The last section of the report contained in Chapter 9 considers three scenarios – Fmsy for all stocks by 2020, BREXIT and Climate Change. The first is biological issue.  The second is a political issue that will impact directly on fisheries management. The other is a biological issue where management will have to adapt to ecological changes in the marine ecosystem caused by population shifts.

There are several stocks in NWW – cod in the West of Scotland and whiting in the Irish Sea – where meeting the Fmsy objective in the CFP post-2020 will be extremely challenging given the current state of the stocks. Based on current ICES advice, even limiting fishing mortality to extremely low levels or stopping fishing altogether, is unlikely to lead to the Fmsy objective being met  for these stocks by 2020 and in the following years. Without a solution, this will have serious economic consequences as Member States will have no close but  to close multiple fisheries with catches of these stocks, once any limited fishing opportunities are exhausted. In these case the existing tools available will not be sufficient to remove this choke risk.

There is considerable uncertainty at this point what post-BREXIT fisheries management policies will be in place; how quotas will be allocated; access arrangements; whether the UK will introduce a different discard ban involving differing technical and control rules; or  whether new fora for such negotiations will need to be established. Therefore assessing the likely impacts is extremely difficult. It is clear that once the UK leaves the EU, as a coastal state under UNCLOS, the UK will be required to manage fisheries and fishing activities within its EEZ in a sustainable way. It is also evident that access and quota sharing have been the main focus of discussions to date. It is clear that any changes to the current quota allocations or access arrangements will have impacts for the landing obligation and additional choke risks may arise. The priority for the remaining Member States must be ensure to sustainability of fish stocks within Union waters and to avoid increased fishing pressure and large scale effort displacement if access is restricted within UK waters. There are some indications that the UK may look at specific arrangements to move in a different direction from the current landing obligation, with different rules. This may create difficulties for Union fishermen, particularly fishermen operating in fisheries which transverse EU and UK waters.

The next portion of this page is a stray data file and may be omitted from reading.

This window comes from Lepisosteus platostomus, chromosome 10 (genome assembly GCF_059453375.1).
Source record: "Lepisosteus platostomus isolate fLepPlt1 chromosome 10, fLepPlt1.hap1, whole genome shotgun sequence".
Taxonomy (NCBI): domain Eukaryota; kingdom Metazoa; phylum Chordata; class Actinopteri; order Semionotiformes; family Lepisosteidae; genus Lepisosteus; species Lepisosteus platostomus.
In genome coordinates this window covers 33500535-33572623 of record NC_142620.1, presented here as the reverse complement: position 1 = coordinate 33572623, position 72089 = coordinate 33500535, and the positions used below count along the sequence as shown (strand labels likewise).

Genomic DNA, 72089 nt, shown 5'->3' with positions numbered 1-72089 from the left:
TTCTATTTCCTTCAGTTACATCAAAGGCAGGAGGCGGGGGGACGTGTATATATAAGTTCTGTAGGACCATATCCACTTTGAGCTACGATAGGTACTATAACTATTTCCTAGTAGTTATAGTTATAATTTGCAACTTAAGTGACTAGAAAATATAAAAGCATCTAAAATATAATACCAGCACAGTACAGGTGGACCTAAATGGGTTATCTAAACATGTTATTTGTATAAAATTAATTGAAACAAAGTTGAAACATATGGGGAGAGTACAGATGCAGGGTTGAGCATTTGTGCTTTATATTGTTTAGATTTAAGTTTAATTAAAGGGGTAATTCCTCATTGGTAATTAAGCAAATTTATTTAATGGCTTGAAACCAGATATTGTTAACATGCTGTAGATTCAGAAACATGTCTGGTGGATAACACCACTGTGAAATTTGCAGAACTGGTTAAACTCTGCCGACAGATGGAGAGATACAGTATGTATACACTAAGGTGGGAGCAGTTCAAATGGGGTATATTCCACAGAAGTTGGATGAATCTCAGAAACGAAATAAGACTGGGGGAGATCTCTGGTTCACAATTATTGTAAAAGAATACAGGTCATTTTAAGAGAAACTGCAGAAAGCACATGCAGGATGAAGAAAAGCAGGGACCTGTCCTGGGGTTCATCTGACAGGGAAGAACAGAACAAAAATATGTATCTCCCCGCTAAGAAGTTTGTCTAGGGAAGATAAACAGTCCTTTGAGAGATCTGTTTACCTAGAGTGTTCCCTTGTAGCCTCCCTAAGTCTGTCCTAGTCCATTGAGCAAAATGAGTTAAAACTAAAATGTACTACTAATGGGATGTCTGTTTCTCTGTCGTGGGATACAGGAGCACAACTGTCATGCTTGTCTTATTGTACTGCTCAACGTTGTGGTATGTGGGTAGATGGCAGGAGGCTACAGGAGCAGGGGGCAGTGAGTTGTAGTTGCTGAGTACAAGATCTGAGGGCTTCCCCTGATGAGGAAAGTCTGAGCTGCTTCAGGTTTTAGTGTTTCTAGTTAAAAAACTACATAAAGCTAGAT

Regarding climate change, all indications are that due to rising temperatures in most seas and oceans around the globe there will be significant shifts in fish population distributions. Such distribution shifts have implications for future fisheries management within Union and non-Union waters and by design also for the implementation of the landing obligation. Distributional shifts without corresponding adjustments to TAC and quota allocation have the potential to create new high risk choke stocks. In order to react to such changes it is likely that the EU will need to implement more ‘precautionary’ regulations than has previously been the case, to ensure that fish stocks are maintained at sustainable levels.


Link to the full study: http://bit.ly/617-472